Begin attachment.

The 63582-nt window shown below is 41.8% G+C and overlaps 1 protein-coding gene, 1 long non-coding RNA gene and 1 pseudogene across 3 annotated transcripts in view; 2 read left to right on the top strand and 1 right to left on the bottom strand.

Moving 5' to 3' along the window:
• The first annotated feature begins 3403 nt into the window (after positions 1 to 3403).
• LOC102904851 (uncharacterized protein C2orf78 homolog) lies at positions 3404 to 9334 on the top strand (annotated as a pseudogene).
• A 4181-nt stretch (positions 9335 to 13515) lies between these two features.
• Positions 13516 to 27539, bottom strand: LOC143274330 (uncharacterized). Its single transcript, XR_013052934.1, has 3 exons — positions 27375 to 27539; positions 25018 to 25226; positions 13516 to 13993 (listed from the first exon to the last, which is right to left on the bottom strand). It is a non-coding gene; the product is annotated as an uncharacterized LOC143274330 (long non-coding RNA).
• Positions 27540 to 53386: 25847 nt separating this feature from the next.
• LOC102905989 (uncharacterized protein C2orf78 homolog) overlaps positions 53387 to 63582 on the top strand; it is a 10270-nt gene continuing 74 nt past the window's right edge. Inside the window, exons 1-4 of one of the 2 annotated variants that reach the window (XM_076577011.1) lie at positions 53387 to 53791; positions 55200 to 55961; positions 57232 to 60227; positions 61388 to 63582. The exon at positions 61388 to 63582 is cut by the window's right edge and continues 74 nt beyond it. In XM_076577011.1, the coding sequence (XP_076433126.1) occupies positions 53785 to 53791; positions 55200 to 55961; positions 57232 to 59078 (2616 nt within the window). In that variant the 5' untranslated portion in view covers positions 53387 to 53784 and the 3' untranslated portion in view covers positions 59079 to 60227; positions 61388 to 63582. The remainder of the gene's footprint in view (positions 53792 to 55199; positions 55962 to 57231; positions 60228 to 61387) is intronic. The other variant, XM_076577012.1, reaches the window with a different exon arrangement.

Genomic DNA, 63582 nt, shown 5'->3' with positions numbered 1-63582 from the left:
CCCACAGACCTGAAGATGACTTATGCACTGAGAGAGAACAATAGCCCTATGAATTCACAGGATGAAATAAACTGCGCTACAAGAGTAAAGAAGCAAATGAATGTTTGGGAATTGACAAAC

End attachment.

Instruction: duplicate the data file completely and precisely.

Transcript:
The 63582-nt window shown below is 41.8% G+C and overlaps 1 protein-coding gene, 1 long non-coding RNA gene and 1 pseudogene across 3 annotated transcripts in view; 2 read left to right on the top strand and 1 right to left on the bottom strand.

Moving 5' to 3' along the window:
• The first annotated feature begins 3403 nt into the window (after positions 1 to 3403).
• LOC102904851 (uncharacterized protein C2orf78 homolog) lies at positions 3404 to 9334 on the top strand (annotated as a pseudogene).
• A 4181-nt stretch (positions 9335 to 13515) lies between these two features.
• Positions 13516 to 27539, bottom strand: LOC143274330 (uncharacterized). Its single transcript, XR_013052934.1, has 3 exons — positions 27375 to 27539; positions 25018 to 25226; positions 13516 to 13993 (listed from the first exon to the last, which is right to left on the bottom strand). It is a non-coding gene; the product is annotated as an uncharacterized LOC143274330 (long non-coding RNA).
• Positions 27540 to 53386: 25847 nt separating this feature from the next.
• LOC102905989 (uncharacterized protein C2orf78 homolog) overlaps positions 53387 to 63582 on the top strand; it is a 10270-nt gene continuing 74 nt past the window's right edge. Inside the window, exons 1-4 of one of the 2 annotated variants that reach the window (XM_076577011.1) lie at positions 53387 to 53791; positions 55200 to 55961; positions 57232 to 60227; positions 61388 to 63582. The exon at positions 61388 to 63582 is cut by the window's right edge and continues 74 nt beyond it. In XM_076577011.1, the coding sequence (XP_076433126.1) occupies positions 53785 to 53791; positions 55200 to 55961; positions 57232 to 59078 (2616 nt within the window). In that variant the 5' untranslated portion in view covers positions 53387 to 53784 and the 3' untranslated portion in view covers positions 59079 to 60227; positions 61388 to 63582. The remainder of the gene's footprint in view (positions 53792 to 55199; positions 55962 to 57231; positions 60228 to 61387) is intronic. The other variant, XM_076577012.1, reaches the window with a different exon arrangement.

Genomic DNA, 63582 nt, shown 5'->3' with positions numbered 1-63582 from the left:
CCCACAGACCTGAAGATGACTTATGCACTGAGAGAGAACAATAGCCCTATGAATTCACAGGATGAAATAAACTGCGCTACAAGAGTAAAGAAGCAAATGAATGTTTGGGAATTGACAAAC